Liste der Publikationen

Filtern

Filter zurücksetzen
    • Samii Amir
    • 2019
    • World Neurosurgery
    • Prognostic significance of preoperative geometric changes in the internal acoustic canal for hearing preservation in vestibular schwannoma surgery
    • <p>Objective: This study focused on the changes in the internal acoustic canal (IAC) caused by vestibular schwannomas (VSs) and their prognostic significance for postoperative hearing outcome. Methods: A total of 125 consecutive cases of VS were included. We used a neuronavigation software to perform the following measurements on both the tumor side and healthy side: volume of the IAC (VIAC), maximal diameter of the IAC (DIAC), and length of the IAC (LIAC). A statistical analysis was realized using Spearman correlation to test the correlation of the morphometric measure of the IAC and postoperative hearing. Multivariate analysis was performed to test the impact of measurements of the IAC and preoperative hearing on postoperative hearing. Results: The mean VIAC on the tumor side and on the healthy side was 0.271 and 0.169 cm <sup>3</sup>, respectively. The mean DIAC was 9.438 mm on the tumor side and 7.034 mm contralateral. The correlations tests showed significant correlations of both postoperative hearing deficit and degree of hearing loss with 1) VIAC on the tumor side, 2) difference between VIAC on the tumor side and healthy side, 3) DIAC on the tumor side, and 4) difference between the DIAC on the tumor side and healthy side. The multivariate analysis showed significant impact of the DIAC (P = 0.01) and preoperative hearing status (P = 0.02) on postoperative hearing. Conclusions: Enlargement of the VIAC and DIAC are negative prognostic factors for hearing preservation. Reasons may be long-standing compression of the auditory nerve and an increased vulnerability of the inner ear structures during the drilling of the IAC. </p>
    • http://www.scopus.com/inward/record.url?scp=85072598215&partnerID=8YFLogxK
    • Andreas Heinz, Gunter Schumann
    • 2019
    • Nature Human Behaviour
    • Identification of neurobehavioural symptom groups based on shared brain mechanisms
    • <p>Most psychopathological disorders develop in adolescence. The biological basis for this development is poorly understood. To enhance diagnostic characterization and develop improved targeted interventions, it is critical to identify behavioural symptom groups that share neural substrates. We ran analyses to find relationships between behavioural symptoms and neuroimaging measures of brain structure and function in adolescence. We found two symptom groups, consisting of anxiety/depression and executive dysfunction symptoms, respectively, that correlated with distinct sets of brain regions and inter-regional connections, measured by structural and functional neuroimaging modalities. We found that the neural correlates of these symptom groups were present before behavioural symptoms had developed. These neural correlates showed case-control differences in corresponding psychiatric disorders, depression and attention deficit hyperactivity disorder in independent clinical samples. By characterizing behavioural symptom groups based on shared neural mechanisms, our results provide a framework for developing a classification system for psychiatric illness that is based on quantitative neurobehavioural measures.</p>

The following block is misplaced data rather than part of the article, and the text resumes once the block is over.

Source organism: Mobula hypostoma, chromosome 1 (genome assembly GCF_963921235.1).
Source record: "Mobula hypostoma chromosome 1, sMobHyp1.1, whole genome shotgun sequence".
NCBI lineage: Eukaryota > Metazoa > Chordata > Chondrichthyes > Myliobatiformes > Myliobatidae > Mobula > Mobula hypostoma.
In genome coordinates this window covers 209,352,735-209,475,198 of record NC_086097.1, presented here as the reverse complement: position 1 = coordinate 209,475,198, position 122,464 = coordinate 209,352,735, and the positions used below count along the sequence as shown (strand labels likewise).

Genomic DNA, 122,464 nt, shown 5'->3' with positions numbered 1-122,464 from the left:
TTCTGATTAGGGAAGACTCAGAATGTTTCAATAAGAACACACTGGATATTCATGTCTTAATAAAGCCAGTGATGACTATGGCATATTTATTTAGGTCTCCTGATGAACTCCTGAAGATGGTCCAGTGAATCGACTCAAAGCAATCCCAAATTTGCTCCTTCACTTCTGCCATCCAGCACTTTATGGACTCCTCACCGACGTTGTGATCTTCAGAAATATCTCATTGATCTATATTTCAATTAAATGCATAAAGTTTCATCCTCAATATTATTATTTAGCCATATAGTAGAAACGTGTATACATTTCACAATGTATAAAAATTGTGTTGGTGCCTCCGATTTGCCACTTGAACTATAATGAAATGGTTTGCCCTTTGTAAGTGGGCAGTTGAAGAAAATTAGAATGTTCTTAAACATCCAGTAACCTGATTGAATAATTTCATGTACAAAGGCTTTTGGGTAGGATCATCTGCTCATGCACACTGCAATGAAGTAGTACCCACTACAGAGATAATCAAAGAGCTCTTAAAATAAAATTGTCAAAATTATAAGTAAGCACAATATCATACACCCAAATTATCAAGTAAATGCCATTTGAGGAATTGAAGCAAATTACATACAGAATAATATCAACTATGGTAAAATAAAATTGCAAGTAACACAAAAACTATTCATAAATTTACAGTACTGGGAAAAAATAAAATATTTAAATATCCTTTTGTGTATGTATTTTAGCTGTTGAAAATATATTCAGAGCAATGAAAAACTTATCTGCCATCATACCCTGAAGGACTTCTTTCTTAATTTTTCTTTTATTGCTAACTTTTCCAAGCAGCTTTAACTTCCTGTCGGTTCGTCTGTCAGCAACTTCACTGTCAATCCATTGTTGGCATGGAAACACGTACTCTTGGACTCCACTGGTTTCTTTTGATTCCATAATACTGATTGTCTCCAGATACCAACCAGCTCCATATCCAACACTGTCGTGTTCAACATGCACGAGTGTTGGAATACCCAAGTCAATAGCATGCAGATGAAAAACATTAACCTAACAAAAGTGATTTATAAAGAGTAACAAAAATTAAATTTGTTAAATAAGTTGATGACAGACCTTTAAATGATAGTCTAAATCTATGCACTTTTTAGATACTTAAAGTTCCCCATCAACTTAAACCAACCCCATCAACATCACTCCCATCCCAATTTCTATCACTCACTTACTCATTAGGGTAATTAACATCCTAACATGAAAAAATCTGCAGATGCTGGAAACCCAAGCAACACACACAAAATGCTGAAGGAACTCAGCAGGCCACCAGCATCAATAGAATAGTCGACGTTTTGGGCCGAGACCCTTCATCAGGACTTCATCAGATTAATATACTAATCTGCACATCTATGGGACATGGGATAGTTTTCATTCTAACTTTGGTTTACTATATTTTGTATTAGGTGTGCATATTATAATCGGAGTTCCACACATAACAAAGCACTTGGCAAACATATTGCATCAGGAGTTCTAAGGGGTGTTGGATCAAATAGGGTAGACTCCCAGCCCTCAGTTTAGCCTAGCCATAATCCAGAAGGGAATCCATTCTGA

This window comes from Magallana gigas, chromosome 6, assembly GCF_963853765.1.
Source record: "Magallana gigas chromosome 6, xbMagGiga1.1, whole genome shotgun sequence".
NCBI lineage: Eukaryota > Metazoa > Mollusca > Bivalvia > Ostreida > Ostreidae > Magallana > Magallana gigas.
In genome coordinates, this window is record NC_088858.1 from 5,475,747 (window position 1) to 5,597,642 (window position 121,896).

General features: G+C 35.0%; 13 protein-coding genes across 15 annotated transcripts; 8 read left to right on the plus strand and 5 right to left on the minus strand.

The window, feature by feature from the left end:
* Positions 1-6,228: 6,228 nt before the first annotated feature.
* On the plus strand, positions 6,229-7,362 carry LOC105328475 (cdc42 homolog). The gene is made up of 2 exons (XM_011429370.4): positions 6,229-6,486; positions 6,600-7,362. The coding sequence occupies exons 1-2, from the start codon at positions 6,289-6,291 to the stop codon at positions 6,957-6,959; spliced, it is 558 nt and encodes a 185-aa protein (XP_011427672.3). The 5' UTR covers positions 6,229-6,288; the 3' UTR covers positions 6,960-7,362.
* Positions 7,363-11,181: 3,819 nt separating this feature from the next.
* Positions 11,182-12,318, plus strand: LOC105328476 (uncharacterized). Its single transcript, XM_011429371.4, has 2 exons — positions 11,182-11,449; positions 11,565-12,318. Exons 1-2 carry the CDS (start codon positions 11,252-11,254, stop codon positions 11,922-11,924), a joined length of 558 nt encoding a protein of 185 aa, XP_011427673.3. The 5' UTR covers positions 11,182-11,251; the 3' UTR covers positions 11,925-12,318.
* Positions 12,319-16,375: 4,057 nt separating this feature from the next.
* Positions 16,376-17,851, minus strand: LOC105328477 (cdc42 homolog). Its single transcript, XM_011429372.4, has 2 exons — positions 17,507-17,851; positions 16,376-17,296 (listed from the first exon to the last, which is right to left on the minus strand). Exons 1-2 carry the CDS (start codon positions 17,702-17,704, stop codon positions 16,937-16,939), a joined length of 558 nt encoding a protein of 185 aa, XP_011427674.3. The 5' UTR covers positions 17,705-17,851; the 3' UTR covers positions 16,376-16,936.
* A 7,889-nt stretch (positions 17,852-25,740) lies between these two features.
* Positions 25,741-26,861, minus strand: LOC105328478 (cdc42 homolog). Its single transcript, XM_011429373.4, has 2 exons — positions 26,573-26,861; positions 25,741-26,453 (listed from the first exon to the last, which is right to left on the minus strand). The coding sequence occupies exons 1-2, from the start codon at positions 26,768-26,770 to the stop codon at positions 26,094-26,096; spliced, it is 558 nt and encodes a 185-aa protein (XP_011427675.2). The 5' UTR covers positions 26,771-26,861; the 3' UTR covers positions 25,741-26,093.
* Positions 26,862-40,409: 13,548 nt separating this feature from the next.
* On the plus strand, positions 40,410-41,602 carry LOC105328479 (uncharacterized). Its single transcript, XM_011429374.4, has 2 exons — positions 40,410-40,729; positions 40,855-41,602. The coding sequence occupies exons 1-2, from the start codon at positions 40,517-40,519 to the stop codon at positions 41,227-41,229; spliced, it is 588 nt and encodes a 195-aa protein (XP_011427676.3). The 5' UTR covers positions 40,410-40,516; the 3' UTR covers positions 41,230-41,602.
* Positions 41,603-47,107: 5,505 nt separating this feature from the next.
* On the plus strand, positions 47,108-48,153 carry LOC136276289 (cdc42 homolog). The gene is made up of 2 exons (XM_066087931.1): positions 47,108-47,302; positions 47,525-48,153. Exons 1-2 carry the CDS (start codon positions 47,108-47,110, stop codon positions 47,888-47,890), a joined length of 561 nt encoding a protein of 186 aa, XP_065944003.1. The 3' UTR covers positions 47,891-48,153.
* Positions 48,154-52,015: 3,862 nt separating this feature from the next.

• Michael R. Kreutz
    • 2019
    • PLoS ONE
    • 2
    • The primate-specific peptide Y-P30 regulates morphological maturation of neocortical dendritic spines
    • <p>The 30-amino acid peptide Y-P30 corresponds to the N-terminus of the primate-specific, sweat gland-derived dermcidin prepropeptide. Previous work has revealed that Y-P30 enhances the interaction of pleiotrophin and syndecans-2/3, and thus represents a natural ligand to study this signaling pathway. In immature neurons, Y-P30 activates the c-Src and p42/44 ERK kinase pathway, increases the amount of F-actin in axonal growth cones, and promotes neuronal survival, cell migration and axonal elongation. The action of Y-P30 on axonal growth requires syndecan-3 and heparan sulfate side chains. Whether Y-P30 has the potential to influence dendrites and dendritic protrusions has not been explored. The latter is suggested by the observations that syndecan-2 expression increases during postnatal development, that syndecan-2 becomes enriched in dendritic spines, and that overexpression of syndecan-2 in immature neurons results in a premature morphological maturation of dendritic spines. Here, analysing rat cortical pyramidal and non-pyramidal neurons in organotypic cultures, we show that Y-P30 does not alter the development of the dendritic arborization patterns. However, Y-P30 treatment decreases the density of apical, but not basal dendritic protrusions at the expense of the filopodia. Analysis of spine morphology revealed an unchanged mushroom/stubby-to-thin spine ratio and a shortening of the longest decile of dendritic protrusions. Whole-cell recordings from cortical principal neurons in dissociated cultures grown in the presence of Y-P30 demonstrated a decrease in the frequency of glutamatergic mEPSCs. Despite these differences in protrusion morphology and synaptic transmission, the latter likely attributable to presynaptic effects, calcium event rate and amplitude recorded in pyramidal neurons in organotypic cultures were not altered by Y-P30 treatment. Together, our data suggest that Y-P30 has the capacity to decelerate spinogenesis and to promote morphological, but not synaptic, maturation of dendritic protrusions.</p>